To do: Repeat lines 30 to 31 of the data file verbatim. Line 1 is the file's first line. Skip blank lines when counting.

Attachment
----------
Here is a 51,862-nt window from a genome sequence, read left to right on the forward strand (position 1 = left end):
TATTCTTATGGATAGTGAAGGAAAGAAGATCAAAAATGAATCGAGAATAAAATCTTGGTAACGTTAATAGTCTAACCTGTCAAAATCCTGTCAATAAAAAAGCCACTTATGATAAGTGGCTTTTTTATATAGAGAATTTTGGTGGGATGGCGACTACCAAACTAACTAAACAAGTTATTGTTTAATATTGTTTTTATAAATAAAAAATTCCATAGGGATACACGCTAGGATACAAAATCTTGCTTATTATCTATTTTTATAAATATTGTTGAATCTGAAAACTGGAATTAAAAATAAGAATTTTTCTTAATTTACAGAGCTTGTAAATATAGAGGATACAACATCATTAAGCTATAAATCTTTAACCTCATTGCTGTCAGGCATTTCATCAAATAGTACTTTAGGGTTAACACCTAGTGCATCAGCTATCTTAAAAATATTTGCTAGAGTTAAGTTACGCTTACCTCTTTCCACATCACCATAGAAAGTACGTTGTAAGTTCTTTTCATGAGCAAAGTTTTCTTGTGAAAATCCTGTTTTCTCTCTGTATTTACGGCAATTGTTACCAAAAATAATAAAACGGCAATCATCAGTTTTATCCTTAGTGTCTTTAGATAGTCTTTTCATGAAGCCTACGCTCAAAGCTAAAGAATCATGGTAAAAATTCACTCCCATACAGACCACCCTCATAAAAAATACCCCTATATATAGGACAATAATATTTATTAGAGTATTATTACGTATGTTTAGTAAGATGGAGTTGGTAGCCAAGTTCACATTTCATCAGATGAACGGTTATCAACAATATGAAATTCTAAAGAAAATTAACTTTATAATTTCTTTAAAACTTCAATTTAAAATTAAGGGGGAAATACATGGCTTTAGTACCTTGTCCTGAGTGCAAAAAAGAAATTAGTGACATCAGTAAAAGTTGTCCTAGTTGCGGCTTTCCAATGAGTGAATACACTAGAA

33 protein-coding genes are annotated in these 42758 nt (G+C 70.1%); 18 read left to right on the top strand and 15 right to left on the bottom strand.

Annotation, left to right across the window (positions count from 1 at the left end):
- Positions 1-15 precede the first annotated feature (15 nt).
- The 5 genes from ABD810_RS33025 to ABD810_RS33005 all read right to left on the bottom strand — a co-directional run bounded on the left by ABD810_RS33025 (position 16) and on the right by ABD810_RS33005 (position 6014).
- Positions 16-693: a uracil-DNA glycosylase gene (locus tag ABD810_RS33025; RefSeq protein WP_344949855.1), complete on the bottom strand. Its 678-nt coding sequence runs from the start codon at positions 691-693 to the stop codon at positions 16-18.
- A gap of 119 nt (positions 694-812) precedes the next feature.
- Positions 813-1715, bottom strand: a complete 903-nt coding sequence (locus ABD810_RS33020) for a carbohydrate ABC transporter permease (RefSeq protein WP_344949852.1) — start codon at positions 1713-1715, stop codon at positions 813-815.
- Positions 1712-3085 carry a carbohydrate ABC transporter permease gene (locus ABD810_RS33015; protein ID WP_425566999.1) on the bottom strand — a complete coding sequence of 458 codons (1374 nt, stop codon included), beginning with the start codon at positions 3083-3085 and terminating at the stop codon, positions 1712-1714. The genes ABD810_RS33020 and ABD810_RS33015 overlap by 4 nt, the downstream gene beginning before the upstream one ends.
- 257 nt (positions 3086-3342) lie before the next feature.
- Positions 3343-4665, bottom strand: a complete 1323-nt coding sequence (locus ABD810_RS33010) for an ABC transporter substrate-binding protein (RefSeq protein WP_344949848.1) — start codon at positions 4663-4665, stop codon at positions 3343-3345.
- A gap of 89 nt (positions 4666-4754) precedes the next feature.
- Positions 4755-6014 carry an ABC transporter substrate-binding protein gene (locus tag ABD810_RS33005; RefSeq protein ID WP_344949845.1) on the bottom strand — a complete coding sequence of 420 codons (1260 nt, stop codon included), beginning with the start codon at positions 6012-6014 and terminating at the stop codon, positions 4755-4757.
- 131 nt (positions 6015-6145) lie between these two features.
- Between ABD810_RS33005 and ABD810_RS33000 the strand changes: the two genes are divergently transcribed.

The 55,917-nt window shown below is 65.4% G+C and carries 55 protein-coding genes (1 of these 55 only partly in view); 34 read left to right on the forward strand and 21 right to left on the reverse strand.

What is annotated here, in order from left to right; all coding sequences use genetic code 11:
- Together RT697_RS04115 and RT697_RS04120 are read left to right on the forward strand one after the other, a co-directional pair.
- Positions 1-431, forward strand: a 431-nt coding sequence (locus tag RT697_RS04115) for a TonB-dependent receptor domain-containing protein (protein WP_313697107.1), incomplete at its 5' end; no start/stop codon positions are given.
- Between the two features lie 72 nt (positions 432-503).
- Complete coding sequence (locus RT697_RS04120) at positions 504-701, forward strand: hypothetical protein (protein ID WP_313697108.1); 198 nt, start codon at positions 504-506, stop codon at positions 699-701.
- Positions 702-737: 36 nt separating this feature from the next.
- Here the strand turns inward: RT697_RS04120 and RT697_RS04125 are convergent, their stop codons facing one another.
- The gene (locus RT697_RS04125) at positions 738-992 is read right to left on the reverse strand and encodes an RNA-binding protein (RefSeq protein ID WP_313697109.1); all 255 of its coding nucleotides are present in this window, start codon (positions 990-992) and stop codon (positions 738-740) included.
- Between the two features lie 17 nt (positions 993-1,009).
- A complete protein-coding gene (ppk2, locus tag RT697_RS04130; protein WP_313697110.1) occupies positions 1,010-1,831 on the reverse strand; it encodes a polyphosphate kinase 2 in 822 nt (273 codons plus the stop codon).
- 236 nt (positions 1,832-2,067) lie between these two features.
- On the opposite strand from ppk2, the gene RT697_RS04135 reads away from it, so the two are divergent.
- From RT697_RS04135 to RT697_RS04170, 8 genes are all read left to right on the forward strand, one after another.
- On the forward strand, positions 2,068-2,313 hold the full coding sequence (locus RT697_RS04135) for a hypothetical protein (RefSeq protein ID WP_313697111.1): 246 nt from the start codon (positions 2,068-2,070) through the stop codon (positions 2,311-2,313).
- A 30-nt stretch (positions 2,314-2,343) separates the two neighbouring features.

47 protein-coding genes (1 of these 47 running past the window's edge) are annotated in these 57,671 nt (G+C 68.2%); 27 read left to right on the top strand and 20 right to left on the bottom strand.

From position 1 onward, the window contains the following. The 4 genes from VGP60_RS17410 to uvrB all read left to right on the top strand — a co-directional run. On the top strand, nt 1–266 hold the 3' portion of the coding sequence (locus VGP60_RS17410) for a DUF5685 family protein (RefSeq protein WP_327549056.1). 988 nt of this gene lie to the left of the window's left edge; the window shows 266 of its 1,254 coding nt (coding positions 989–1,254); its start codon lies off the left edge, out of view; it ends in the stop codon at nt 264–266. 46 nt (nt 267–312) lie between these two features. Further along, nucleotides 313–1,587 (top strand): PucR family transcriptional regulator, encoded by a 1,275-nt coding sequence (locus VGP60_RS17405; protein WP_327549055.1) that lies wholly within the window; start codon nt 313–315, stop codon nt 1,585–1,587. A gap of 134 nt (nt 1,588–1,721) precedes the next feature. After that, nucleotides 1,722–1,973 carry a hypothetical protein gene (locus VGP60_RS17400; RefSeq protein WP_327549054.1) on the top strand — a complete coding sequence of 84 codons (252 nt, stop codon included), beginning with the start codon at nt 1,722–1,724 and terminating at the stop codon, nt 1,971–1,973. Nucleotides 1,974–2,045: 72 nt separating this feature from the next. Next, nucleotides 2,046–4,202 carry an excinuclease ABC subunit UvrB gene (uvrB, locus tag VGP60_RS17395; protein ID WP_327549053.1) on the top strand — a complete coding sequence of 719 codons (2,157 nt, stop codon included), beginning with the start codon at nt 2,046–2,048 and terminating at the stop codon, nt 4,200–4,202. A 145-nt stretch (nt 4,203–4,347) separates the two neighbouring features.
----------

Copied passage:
- From RT697_RS04135 to RT697_RS04170, 8 genes are all read left to right on the forward strand, one after another.
- On the forward strand, positions 2,068-2,313 hold the full coding sequence (locus RT697_RS04135) for a hypothetical protein (RefSeq protein ID WP_313697111.1): 246 nt from the start codon (positions 2,068-2,070) through the stop codon (positions 2,311-2,313).